Top 10 Games by Level 5 [Best Recommendations]

Level 5 Games is a Japanese video game developer based in Fukuoka, Japan. It was established in 1998 by Hino Akihiro, and got their legs developing games for Sony Entertainment on the PlayStation 2 with a small, core team. Within four years of publishing its first critical hit, Dark Cloud, Level 5 went from a relatively unknown property in Japan to a studio known around the globe, completing the self-fulfilling prophecy of its name, which is the best score on the Japanese report card.

Although their creative partnership with Sony helped put them on the map, they developed a professional relationship with Nintendo, which helped cement their status as one of the premier role-playing gaming developers worldwide. With a spin-off company based in the U.S., and a mobile-gaming platform in Japan, Level 5 hasn’t shown any signs of slowing down. Join us, won’t you, as we discuss our top 10 games by Level 5!

10. Inazuma Eleven

  • System: Nintendo DS, Nintendo 3DS
  • Publisher: Level 5
  • Developer: Level 5
  • Release Date: August 2008 (Japan)/February 2014 (NA)

We’ll start our countdown with one of Level 5’s least known franchises outside Japan, Inazuma Eleven. Developed as a sports/role-playing game hybrid, Inazuma Eleven follows the story of Mark Evans, the goalie and captain of the soccer team at Raimon Junior High School. However, the club is on the verge of disbanding, until the arrival of transfer student Axel Blaze, a top striker at his old school. Axel’s arrival brings some unwanted attention in the form of a match by the prestigious Royal Academy, which leads him to join Mark in the club, and quest to become the best in the league.

Gameplay is a mix of classic RPG elements and head to head soccer matches. Players explore the town of Inazuma as an overworld, where they can run into random encounters (in the form of 4 v 4 soccer matches), find treasure chests with loot, recruit new team members, and power up existing members of the team. The soccer matches see the player passing the ball between teammates, and engaging in rock-paper-scissor scuffles when they run into players on the opposing team. In addition to the small, 4 v 4 skirmishes, there are also full team matches, with 11 players on each side going head to head. Victories reward players with experience points that they can use to get new play formations, special abilities, and more. With several follow-up games, there’s plenty for fans of both genres to love.


9. Fantasy Life

  • System: Nintendo 3DS
  • Publisher: Nintendo
  • Developer: Level 5
  • Release Date: December 2012 (Japan), October 2014 (NA)

Set in the fantasy world of Reveria, Fantasy Life is (you guessed it!) a fantasy role-playing game for the 3DS. The world of Reveria is made of several large cities, towering mountains, and sweeping plains. While time passes relatively peacefully in Reveria, things begin to shake up when a meteorite falls, setting off a chain of prophesized events involving an ancient goddess, and the planet’s moon. Following these events, the player is asked to investigate by the benevolent King Erik of Castele, accompanied by a butterfly with the mysterious ability to speak.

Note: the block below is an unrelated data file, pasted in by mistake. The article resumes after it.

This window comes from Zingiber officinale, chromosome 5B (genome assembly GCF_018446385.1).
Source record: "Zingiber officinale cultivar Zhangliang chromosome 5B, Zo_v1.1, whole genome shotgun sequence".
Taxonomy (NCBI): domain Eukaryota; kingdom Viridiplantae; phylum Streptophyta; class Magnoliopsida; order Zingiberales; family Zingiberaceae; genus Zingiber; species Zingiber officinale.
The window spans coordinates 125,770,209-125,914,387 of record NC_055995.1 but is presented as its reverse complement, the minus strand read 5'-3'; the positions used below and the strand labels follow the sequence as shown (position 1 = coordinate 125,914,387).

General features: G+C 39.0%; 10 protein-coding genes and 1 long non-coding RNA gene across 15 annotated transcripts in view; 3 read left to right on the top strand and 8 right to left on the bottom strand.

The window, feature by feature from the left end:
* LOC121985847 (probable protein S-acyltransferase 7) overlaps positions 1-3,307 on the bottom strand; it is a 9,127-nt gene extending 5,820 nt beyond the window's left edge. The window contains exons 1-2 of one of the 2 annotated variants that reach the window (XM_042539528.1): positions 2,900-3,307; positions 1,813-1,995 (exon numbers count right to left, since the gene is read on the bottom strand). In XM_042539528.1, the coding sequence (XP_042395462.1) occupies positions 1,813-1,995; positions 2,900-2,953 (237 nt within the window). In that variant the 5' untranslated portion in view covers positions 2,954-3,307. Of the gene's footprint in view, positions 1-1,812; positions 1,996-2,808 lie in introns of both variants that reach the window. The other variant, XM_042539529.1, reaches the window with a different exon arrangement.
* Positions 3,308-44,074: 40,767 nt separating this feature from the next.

Although a rather simple RPG, Fantasy Life offers players a wealth of choices in terms of how to spend their time in Reveria. From character creation, players are able to choose between twelve unique Life Classes, such as Hunter, Chef, and more, with unique abilities in and out of combat. The gameplay mostly revolves around receiving tasks from various parties throughout the world. Completing the quests rewards players with experience, gold, loot, and access to new areas. If players ever get tired of the class they’ve chosen, they can swap to another class at almost any time. On top of a customizable character, players will also gain the ability to own unique pets, decorate houses, and more. Fantasy Life has a little bit to offer almost every type of player, and is a perfect intro to gaming for a younger audience.


8. Yo-Kai Watch (Youkai Watch)

  • System: Nintendo 3DS, iOS, Android
  • Publisher: Nintendo
  • Developer: Level 5
  • Release Date: July 2013 (Japan), November 2016 (NA)

Perhaps a franchise that needs no introduction, Yo-Kai Watch started out as a simple role-playing game developed by Level 5, before spawning the multitude of media spin-offs that have gained immense popularity in Japan and abroad. Based off of the youkai of Japanese folklore, players take the role of Nate Adams or Katie Forester, and receive the titular watch that allows them to see and communicate with the monsters that populate the world. Players are tasked with exploring Springdale, befriending yokai while battling aggressive monsters, and solving various mysteries.

Taming the world’s monsters is relatively simple; players must feed them their preferred food before defeating them in battle. They can also be acquired through an in-game coin system, and as rewards for completing various tasks. You can utilize your friendly yokai in combat, which gives them experience, and allows them to transform into more powerful forms. There are eight different tribes with their own strengths and weaknesses, and it’s up to the player to create a balanced team to help them get through their adventures. It’s an addictive rift on the monster capturing formula made popular by Pokémon, with cute monsters and an insight into Japan’s fascinating mythology.


7. White Knight Chronicles International Edition (Shirokishi Monogatari: Inishie no Kodou)